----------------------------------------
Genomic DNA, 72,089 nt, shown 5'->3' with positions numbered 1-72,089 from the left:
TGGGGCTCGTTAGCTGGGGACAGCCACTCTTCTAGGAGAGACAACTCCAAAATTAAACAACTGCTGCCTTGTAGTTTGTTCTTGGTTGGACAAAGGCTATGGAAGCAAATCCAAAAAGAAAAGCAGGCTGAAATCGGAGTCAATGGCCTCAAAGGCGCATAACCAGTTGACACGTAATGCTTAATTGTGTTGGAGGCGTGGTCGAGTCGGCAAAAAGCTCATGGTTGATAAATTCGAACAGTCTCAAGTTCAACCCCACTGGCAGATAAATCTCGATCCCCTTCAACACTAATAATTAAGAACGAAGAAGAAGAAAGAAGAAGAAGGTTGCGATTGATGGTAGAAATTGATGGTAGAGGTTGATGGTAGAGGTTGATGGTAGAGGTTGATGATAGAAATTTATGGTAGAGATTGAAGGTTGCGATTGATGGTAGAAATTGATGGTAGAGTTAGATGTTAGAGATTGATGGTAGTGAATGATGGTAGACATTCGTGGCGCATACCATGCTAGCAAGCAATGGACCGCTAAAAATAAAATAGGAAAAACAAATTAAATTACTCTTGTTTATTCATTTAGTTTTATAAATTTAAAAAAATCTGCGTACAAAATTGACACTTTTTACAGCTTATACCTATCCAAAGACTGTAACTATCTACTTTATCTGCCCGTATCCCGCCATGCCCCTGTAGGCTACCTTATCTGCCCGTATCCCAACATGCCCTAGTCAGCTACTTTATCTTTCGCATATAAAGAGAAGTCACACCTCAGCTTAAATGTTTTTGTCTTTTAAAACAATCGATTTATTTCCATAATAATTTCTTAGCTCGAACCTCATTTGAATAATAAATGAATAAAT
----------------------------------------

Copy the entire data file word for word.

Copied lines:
Genomic DNA, 72,089 nt, shown 5'->3' with positions numbered 1-72,089 from the left:
TGGGGCTCGTTAGCTGGGGACAGCCACTCTTCTAGGAGAGACAACTCCAAAATTAAACAACTGCTGCCTTGTAGTTTGTTCTTGGTTGGACAAAGGCTATGGAAGCAAATCCAAAAAGAAAAGCAGGCTGAAATCGGAGTCAATGGCCTCAAAGGCGCATAACCAGTTGACACGTAATGCTTAATTGTGTTGGAGGCGTGGTCGAGTCGGCAAAAAGCTCATGGTTGATAAATTCGAACAGTCTCAAGTTCAACCCCACTGGCAGATAAATCTCGATCCCCTTCAACACTAATAATTAAGAACGAAGAAGAAGAAAGAAGAAGAAGGTTGCGATTGATGGTAGAAATTGATGGTAGAGGTTGATGGTAGAGGTTGATGGTAGAGGTTGATGATAGAAATTTATGGTAGAGATTGAAGGTTGCGATTGATGGTAGAAATTGATGGTAGAGTTAGATGTTAGAGATTGATGGTAGTGAATGATGGTAGACATTCGTGGCGCATACCATGCTAGCAAGCAATGGACCGCTAAAAATAAAATAGGAAAAACAAATTAAATTACTCTTGTTTATTCATTTAGTTTTATAAATTTAAAAAAATCTGCGTACAAAATTGACACTTTTTACAGCTTATACCTATCCAAAGACTGTAACTATCTACTTTATCTGCCCGTATCCCGCCATGCCCCTGTAGGCTACCTTATCTGCCCGTATCCCAACATGCCCTAGTCAGCTACTTTATCTTTCGCATATAAAGAGAAGTCACACCTCAGCTTAAATGTTTTTGTCTTTTAAAACAATCGATTTATTTCCATAATAATTTCTTAGCTCGAACCTCATTTGAATAATAAATGAATAAAT